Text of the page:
When candidates file their campaign finance reports Monday, there will be all types of ways to analyze the data. One will be to look for the biggest donors. But identifying them can be tricky.
Even though New Mexico passed campaign contribution limits in 2009 after several high-profile elected officials went to jail for corruption, people still have the potential to contribute more than the limits by giving through companies they own, or combining with family members to give.
This year New Mexico’s campaign contribution limit for statewide office is $5,500 in both the primary and general election cycles. That means one can give $11,000 to a candidate running for governor if they win the June primary. Those limits apply to individuals, corporations, and political committees who contribute money.
This story originally appeared at New Mexico In Depth and is reprinted with permission.
But an analysis of campaign finance reports by NMID found that Sen. Joseph Cervantes, D-Las Cruces, has reported receiving a total of $68,505 from close family members and the companies under their control for his gubernatorial bid. Family members contributing from $4,000 to $5,500 include his wife, Jennifer; his three daughters and a niece; and his brother Dino and family.
The companies include Cervantes Enterprises Investment & Development, Cervantes Agribusiness, Cervantes Farm Operations, LLC, Cervantes Property Management, Inc., Cervantes Enterprises, Inc., and Cervantes III Ltd.
There are other examples in gubernatorial campaign records of people making contributions individually as well as through companies they own or in tandem with family members.
U.S. Rep. Michelle Lujan Grisham reported $10,000 from Dan Perry, as well as $10,000 from his Troutstalker Ranch, plus $11,000 from his Chama Trout Stalkers LLC, for a total of $31,000.
As for U.S. Rep. Steve Pearce, he received $82,500 from members of the Artesia-based Chase oil family and their associated businesses. Records show $11,000 contributions each from Mack, Robert and Deb Chase, as well as from Chase Petroleum Service & Supply, Mack Energy Corporation, Chase Oil Corporation, and Broken Arrow Royalties, plus $5,500 from Chase Farms, LLC.
There are no similar groupings readily discernible that exceed $11,000 for Jeff Apodaca, or independent candidate Christopher Roybal. That could change when new reports are filed on Monday.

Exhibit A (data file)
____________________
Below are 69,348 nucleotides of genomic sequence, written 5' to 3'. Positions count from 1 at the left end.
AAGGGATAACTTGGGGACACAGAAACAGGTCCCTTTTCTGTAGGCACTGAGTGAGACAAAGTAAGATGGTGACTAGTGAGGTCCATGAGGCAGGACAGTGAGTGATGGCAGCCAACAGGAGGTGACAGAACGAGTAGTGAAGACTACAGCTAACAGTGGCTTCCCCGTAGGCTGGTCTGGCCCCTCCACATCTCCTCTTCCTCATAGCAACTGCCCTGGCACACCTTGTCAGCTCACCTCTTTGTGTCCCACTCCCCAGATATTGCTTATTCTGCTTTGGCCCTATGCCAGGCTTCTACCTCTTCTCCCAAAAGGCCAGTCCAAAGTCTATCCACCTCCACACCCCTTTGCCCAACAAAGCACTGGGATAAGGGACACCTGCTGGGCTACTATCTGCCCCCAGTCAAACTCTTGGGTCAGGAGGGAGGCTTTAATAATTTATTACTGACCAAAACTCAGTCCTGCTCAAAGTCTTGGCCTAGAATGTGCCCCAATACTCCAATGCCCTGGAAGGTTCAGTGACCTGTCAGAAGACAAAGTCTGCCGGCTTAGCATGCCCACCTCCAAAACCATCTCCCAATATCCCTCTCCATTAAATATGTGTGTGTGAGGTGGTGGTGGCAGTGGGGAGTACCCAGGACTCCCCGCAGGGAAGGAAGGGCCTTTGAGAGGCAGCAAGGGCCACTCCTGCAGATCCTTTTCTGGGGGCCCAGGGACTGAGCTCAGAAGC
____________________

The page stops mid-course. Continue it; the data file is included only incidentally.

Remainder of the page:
U.S. District Court Judge Judith Herrera noted that a wealthy person can give individually and through their companies under the state’s campaign finance laws, unlike under the Federal Election Campaign Act (FECA), in a judicial opinion last year that allowed U.S. Representative Steve Pearce to transfer his federal campaign funds to his campaign for governor.
“FECA is generally more stringent than the CRA, with stricter contribution limits than the CRA at all points relevant to this case.” she wrote. “…Because the CRA does not forbid corporate donations, unlike FECA, the CRA currently permits a wealthy donor to donate up to $11,000 of personal funds in an election cycle, and give up to $11,000 for every single corporation and company he or she owns. …The CRA, unlike FECA, does not require campaign reports to contain the donor’s employer or the aggregate amount for the election cycle.”
There’s nothing illegal about such practices. In fact, New Mexico falls in with more than half of all states in allowing corporate contributions to candidates. States that prohibit them, like the federal government, do allow employees of corporations and unions to form political committees through which to give. As for New Mexico’s contribution limits, they’re higher than almost half of other states, and higher than the federal government.
In 2009, as the state Legislature debated whether to implement contribution limits, one of the state’s more explosive “pay to play” scandals involved allegations that Gov. Bill Richardson and his team had traded state investment contracts for campaign contributions to support Richardson’s past campaigns.